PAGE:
Chinese companies targeted by a sweeping investment ban imposed by former President Donald Trump are considering suing the US government after a federal judge suspended a similar blacklisting for Beijing-based smartphone maker Xiaomi.
Lawyers familiar with the matter said some of the banned Chinese companies are in talks with law firms including Steptoe & Johnson and Hogan Lovells, emboldened by US District Judge Rudolph Contreras’ preliminary order halting Xiaomi’s inclusion on a US list of alleged Communist Chinese military companies that are subject to an investment ban.
The Trump administration’s move to blacklist Xiaomi Corp, which knocked $10 billion off its market share and sent its shares down 9.5 percent in January, would have forced investors to completely divest their stakes in the company.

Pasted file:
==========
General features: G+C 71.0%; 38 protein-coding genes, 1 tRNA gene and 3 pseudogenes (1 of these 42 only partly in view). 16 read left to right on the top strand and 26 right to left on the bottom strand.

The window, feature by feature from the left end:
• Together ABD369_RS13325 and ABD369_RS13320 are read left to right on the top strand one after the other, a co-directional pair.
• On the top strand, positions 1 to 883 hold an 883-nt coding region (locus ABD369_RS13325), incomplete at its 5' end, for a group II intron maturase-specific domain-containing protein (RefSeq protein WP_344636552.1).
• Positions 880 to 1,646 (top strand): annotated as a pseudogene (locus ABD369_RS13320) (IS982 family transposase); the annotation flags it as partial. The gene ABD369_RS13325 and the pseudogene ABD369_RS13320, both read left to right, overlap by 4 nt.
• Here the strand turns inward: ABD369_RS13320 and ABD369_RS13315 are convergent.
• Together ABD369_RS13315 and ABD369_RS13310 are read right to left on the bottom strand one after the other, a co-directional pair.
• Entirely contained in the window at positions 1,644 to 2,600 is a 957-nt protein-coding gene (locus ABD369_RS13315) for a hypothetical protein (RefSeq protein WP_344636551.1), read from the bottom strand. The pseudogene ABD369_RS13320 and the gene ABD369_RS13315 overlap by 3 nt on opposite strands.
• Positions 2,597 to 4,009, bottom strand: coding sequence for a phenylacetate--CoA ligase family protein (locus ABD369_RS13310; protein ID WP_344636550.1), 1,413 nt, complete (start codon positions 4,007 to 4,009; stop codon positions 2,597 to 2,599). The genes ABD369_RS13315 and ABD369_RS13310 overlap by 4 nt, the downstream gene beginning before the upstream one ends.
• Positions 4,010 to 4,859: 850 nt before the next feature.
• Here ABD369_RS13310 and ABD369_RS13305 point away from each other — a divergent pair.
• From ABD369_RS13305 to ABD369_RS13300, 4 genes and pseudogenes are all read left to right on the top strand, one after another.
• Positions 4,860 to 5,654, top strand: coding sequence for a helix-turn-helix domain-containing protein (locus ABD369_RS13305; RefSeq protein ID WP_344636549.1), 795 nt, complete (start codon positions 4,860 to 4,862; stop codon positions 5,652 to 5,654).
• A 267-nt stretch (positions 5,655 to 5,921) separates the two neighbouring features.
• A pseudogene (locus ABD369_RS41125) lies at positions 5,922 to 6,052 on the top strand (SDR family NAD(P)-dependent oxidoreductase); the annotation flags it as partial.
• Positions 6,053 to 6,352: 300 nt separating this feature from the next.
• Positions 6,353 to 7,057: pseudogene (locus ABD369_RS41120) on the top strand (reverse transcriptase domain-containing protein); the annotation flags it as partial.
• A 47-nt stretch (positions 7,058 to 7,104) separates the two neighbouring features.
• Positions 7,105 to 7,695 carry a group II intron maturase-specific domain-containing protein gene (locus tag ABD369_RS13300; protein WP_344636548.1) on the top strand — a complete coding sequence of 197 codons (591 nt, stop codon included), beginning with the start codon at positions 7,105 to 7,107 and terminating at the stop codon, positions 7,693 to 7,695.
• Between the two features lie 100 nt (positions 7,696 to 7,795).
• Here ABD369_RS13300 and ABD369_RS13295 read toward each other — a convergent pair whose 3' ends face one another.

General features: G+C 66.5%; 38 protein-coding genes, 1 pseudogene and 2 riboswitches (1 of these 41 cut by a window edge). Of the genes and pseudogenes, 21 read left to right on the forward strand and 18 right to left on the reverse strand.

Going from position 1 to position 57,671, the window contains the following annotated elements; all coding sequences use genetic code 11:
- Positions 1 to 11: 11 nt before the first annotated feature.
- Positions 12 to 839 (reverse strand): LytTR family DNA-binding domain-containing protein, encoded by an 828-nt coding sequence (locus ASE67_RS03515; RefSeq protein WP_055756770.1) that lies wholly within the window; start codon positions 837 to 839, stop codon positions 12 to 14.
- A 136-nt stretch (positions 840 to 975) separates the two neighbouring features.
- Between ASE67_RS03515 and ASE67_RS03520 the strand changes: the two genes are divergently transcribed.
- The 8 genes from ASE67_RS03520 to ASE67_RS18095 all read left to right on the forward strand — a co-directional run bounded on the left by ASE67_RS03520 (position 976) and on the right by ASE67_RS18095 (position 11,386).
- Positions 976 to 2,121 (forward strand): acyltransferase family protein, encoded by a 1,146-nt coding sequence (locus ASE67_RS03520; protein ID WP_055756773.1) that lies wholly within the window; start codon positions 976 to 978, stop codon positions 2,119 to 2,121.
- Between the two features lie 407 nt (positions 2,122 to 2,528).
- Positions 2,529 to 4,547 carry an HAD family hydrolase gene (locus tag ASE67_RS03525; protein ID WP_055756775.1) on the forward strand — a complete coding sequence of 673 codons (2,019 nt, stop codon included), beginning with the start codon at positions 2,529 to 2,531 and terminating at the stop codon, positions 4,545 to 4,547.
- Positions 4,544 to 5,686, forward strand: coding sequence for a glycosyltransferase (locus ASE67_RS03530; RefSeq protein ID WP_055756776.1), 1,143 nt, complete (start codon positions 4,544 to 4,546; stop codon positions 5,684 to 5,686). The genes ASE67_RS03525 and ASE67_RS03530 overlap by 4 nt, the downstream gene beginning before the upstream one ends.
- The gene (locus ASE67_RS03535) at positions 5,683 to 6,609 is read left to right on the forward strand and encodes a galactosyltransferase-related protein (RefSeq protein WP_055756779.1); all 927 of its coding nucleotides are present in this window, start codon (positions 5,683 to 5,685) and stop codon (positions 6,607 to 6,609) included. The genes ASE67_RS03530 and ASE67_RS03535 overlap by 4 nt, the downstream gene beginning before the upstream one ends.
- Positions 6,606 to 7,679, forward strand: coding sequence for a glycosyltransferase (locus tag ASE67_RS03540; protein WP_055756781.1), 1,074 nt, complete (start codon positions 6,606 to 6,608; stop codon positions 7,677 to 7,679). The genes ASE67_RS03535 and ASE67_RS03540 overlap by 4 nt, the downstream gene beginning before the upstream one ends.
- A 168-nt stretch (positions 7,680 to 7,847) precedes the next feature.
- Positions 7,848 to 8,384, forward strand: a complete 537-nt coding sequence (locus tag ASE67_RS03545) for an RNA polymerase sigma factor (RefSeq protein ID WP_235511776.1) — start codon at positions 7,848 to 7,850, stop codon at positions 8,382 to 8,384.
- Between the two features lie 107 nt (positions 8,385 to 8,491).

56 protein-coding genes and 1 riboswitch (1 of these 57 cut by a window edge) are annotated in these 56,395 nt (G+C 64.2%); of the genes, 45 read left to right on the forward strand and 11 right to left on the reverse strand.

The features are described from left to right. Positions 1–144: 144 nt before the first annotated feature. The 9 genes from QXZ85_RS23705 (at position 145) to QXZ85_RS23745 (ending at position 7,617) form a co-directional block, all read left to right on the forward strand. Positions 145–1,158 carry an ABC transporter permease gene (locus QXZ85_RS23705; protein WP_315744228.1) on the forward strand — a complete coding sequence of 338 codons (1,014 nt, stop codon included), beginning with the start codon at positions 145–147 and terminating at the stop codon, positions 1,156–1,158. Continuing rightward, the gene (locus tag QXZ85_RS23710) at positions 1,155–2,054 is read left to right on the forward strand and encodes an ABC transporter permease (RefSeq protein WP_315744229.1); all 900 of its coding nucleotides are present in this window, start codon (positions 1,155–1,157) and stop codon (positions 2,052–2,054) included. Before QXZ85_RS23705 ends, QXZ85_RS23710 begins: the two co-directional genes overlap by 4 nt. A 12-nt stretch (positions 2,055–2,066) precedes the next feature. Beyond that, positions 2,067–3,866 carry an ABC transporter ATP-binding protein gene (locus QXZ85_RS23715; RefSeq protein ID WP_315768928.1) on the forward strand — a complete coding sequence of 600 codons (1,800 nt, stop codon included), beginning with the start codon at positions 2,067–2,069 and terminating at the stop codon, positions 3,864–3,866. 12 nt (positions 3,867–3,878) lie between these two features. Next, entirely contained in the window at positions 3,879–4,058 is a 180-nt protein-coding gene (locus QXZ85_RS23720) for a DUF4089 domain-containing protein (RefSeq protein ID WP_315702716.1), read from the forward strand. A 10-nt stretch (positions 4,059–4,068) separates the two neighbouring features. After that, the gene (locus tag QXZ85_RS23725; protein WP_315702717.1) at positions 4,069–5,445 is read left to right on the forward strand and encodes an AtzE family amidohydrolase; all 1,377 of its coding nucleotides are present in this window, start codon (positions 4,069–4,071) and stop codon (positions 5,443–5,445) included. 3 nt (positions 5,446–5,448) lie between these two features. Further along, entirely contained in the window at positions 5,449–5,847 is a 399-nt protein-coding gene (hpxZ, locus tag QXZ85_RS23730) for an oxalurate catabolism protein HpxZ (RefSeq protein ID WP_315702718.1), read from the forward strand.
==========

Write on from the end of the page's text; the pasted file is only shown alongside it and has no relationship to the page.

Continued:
“Companies are reaching out to lawyers to challenge the listings and the grounds for the listings,” said Wendy Wysong, managing partner of the Hong Kong office of Steptoe & Johnson, a worldwide law firm headquartered in Washington.
Wysong and a person familiar with Hogan Lovells, another global law firm, declined to name the companies involved in discussions.
Contreras flagged the U.S. government’s “deeply flawed” process for including the company in the investment ban, based on just two key criteria: its development of 5G technology and artificial intelligence, which the Defense Department alleges are “essential to modern military operations,” and an award given to Xiaomi founder and Chief Executive Lei Jun from an organization said to help the Chinese government eliminate barriers between commercial and military sectors.